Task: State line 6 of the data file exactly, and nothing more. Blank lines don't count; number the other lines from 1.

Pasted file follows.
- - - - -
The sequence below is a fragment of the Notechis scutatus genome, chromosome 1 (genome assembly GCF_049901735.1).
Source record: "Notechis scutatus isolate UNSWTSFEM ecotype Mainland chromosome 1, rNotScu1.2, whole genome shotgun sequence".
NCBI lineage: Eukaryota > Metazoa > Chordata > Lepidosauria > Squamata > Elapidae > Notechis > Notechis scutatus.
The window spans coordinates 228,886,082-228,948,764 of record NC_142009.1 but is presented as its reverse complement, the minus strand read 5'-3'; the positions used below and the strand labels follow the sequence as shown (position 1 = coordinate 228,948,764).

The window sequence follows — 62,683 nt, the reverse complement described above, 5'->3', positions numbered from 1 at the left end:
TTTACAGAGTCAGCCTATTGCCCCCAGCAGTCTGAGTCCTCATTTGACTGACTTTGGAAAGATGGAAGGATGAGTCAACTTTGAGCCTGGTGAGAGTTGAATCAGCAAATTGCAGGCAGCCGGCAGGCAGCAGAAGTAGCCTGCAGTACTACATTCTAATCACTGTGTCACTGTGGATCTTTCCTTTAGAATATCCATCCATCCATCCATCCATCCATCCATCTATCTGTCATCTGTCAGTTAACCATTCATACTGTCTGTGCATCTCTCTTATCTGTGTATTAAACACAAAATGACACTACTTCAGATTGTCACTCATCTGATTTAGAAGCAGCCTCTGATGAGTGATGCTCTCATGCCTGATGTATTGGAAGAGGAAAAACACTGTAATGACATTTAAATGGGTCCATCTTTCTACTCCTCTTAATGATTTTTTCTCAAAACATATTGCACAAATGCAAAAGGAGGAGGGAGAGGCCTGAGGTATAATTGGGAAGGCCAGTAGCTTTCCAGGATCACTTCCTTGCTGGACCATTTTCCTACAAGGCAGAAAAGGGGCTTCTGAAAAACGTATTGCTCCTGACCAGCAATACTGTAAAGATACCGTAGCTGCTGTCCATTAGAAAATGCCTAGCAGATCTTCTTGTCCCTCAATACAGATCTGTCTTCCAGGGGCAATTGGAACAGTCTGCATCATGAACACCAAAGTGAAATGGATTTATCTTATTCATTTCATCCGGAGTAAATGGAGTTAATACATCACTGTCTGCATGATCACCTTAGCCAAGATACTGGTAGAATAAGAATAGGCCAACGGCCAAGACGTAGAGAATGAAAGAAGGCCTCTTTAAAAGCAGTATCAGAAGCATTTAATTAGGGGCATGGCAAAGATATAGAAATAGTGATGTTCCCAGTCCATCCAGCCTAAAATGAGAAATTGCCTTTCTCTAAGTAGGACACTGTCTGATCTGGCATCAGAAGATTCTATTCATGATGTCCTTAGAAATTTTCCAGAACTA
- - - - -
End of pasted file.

TTTACAGAGTCAGCCTATTGCCCCCAGCAGTCTGAGTCCTCATTTGACTGACTTTGGAAAGATGGAAGGATGAGTCAACTTTGAGCCTGGTGAGAGTTGAATCAGCAAATTGCAGGCAGCCGGCAGGCAGCAGAAGTAGCCTGCAGTACTACATTCTAATCACTGTGTCACTGTGGATCTTTCCTTTAGAATATCCATCCATCCATCCATCCATCCATCCATCTATCTGTCATCTGTCAGTTAACCATTCATACTGTCTGTGCATCTCTCTTATCTGTGTATTAAACACAAAATGACACTACTTCAGATTGTCACTCATCTGATTTAGAAGCAGCCTCTGATGAGTGATGCTCTCATGCCTGATGTATTGGAAGAGGAAAAACACTGTAATGACATTTAAATGGGTCCATCTTTCTACTCCTCTTAATGATTTTTTCTCAAAACATATTGCACAAATGCAAAAGGAGGAGGGAGAGGCCTGAGGTATAATTGGGAAGGCCAGTAGCTTTCCAGGATCACTTCCTTGCTGGACCATTTTCCTACAAGGCAGAAAAGGGGCTTCTGAAAAACGTATTGCTCCTGACCAGCAATACTGTAAAGATACCGTAGCTGCTGTCCATTAGAAAATGCCTAGCAGATCTTCTTGTCCCTCAATACAGATCTGTCTTCCAGGGGCAATTGGAACAGTCTGCATCATGAACACCAAAGTGAAATGGATTTATCTTATTCATTTCATCCGGAGTAAATGGAGTTAATACATCACTGTCTGCATGATCACCTTAGCCAAGATACTGGTAGAATAAGAATAGGCCAACGGCCAAGACGTAGAGAATGAAAGAAGGCCTCTTTAAAAGCAGTATCAGAAGCATTTAATTAGGGGCATGGCAAAGATATAGAAATAGTGATGTTCCCAGTCCATCCAGCCTAAAATGAGAAATTGCCTTTCTCTAAGTAGGACACTGTCTGATCTGGCATCAGAAGATTCTATTCATGATGTCCTTAGAAATTTTCCAGAACTA